Rhodes wildfire forces thousands of evacuations, tourists flee

Thousands of tourists and residents fleeing wildfires on the Greek island of Rhodes took refuge in schools and shelters on Sunday, with many evacuated on private boats as flames threatened resorts and coastal villages. Thousands spent the night on beaches and streets during what Greece said was its biggest safe transport of residents and tourists in emergency conditions. Some 19,000 people were moved from homes and hotels overnight as fires burning since Wednesday gathered pace, tearing through forests until the flames reached coastal resorts on the island's south-eastern coast.


Some holidaymakers said they walked for miles in scorching heat to reach safety. The fires left trees black and skeletal. Dead animals lay on the road near burnt-out cars. Rhodes is a hugely popular holiday destination, particularly with visitors from Britain. Tour operators Jet2, TUI, and Correndon canceled flights leaving for Rhodes, which lies southeast of mainland Greece and is famous for its beaches and historic sites.


"The smoke was coming. So we all set off on foot. I walked 12 miles (19 km) in this heat yesterday. It took me four hours," said British tourist Chris Freestone. He spoke from a sports hall alongside evacuees lying on mattresses in the island's principal city, Rhodes Town, which was unaffected by the fires further south. TUI said its teams were doing everything they could to support customers and had sent in additional staff in what it called "a difficult and evolving situation."

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Another holidaymaker, Fay Mortimer from Cheshire in northern England, said the experience had been terrifying. "I've never been so scared in my entire life," she said. The Greek transport ministry said TUI and Jet2, which handle the bulk of tourism to Rhodes, planned 14 scheduled flights from Rhodes airport, transferring about 2,700 passengers until 0300 am local time (2400 GMT). Shane and Charlie Murphy-Jones had been on Rhodes for a wedding when they received an alert to evacuate their rented villa on Saturday night. "We went from paradise to hell and it was crazy," Shane Murphy-Jones said after arriving at Gatwick Airport in London late Sunday.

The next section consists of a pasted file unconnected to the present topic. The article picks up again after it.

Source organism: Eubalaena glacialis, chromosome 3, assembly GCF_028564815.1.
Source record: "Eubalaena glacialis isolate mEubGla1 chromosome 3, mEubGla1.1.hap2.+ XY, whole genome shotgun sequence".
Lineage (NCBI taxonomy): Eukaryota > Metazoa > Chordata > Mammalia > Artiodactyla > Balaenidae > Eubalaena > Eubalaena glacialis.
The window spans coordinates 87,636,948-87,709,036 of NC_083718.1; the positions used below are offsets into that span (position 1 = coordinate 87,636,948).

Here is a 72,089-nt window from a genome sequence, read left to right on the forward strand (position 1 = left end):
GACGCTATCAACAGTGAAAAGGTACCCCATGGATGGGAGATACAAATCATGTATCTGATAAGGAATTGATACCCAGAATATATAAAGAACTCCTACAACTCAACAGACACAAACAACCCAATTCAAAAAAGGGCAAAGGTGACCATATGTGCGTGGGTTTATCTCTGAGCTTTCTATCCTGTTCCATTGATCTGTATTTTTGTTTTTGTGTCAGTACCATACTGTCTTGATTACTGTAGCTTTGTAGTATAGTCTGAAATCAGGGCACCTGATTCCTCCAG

Fires are common in Greece but climate change has led to more extreme heat waves across southern Europe and many parts of the world. Temperatures over the past week have exceeded 40 degrees Celsius (104 degrees Fahrenheit) in many parts of Greece. In addition to Rhodes, emergency services were dealing with fires on the island of Evia, east of Athens and Aigio, southwest of Athens, and on the island of Corfu where authorities ordered the precautionary evacuation of a number of small settlements. The fire on Corfu, an island that lies west of Greece, was burning on a large front. Boats in the area had been dispatched to evacuate residents by sea, a government official said. A fire brigade official said the wildfires on Rhodes have affected 10% of hotels in the central and southeast parts of the island. The north and western parts were not affected. The government official who spoke of Corfu said the fires on Rhodes were largely contained. Coastguard vessels and private boats carried more than 3,000 tourists from beaches on Saturday. Many people fled hotels when huge flames reached the seaside villages of Kiotari, Gennadi, Pefki, Lindos, Lardos, and Kalathos. Crowds gathered in streets under a red sky while smoke hung over deserted shorelines. Pictures and videos posted by tourists on social media showed local residents using their own cars or bundling tourists into trucks and pick-ups to take them to safety. In Lindos, famed for an acropolis on a massive rock within medieval walls, a blaze charred the hillside and buildings. Thanasis Virinis, a vice mayor of Rhodes, told Mega television on Sunday that between 4,000 and 5,000 people were in temporary accommodation. Evacuees were taken to conference centers and school buildings, where they were given food, water, and medical assistance, authorities said.


British, Dutch, French, and German citizens were among the tourists on Rhodes, which one hotelier said can receive 150,000 visitors at a time in peak season. The resident population of the island is around 125,000. One British tourist thanked locals for their generosity, in an interview with Greek television, saying shops had refused payment for water and food and small boats had taken women and children to safety first, before returning for the men. As crowds filled Rhodes airport, the Greek foreign ministry said it was setting up a helpdesk for people who had lost travel documents. German travel association DRV said around 20,000 German tourists were on the island, but only a small proportion were affected by the evacuations. More than 250 firefighters, assisted by 18 aircraft, set up firebreaks to shield a dense forest and more residential areas. Nevertheless, some tourists were still arriving. Pawel Kozlowski, from Warsaw, landed on Sunday afternoon and drove through Kiotari. "There are burnt cars, electrical lines are on the ground, and we saw a broken electricity pole, still smoking. (It) looks like a war zone," he said.

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Source: Reuters

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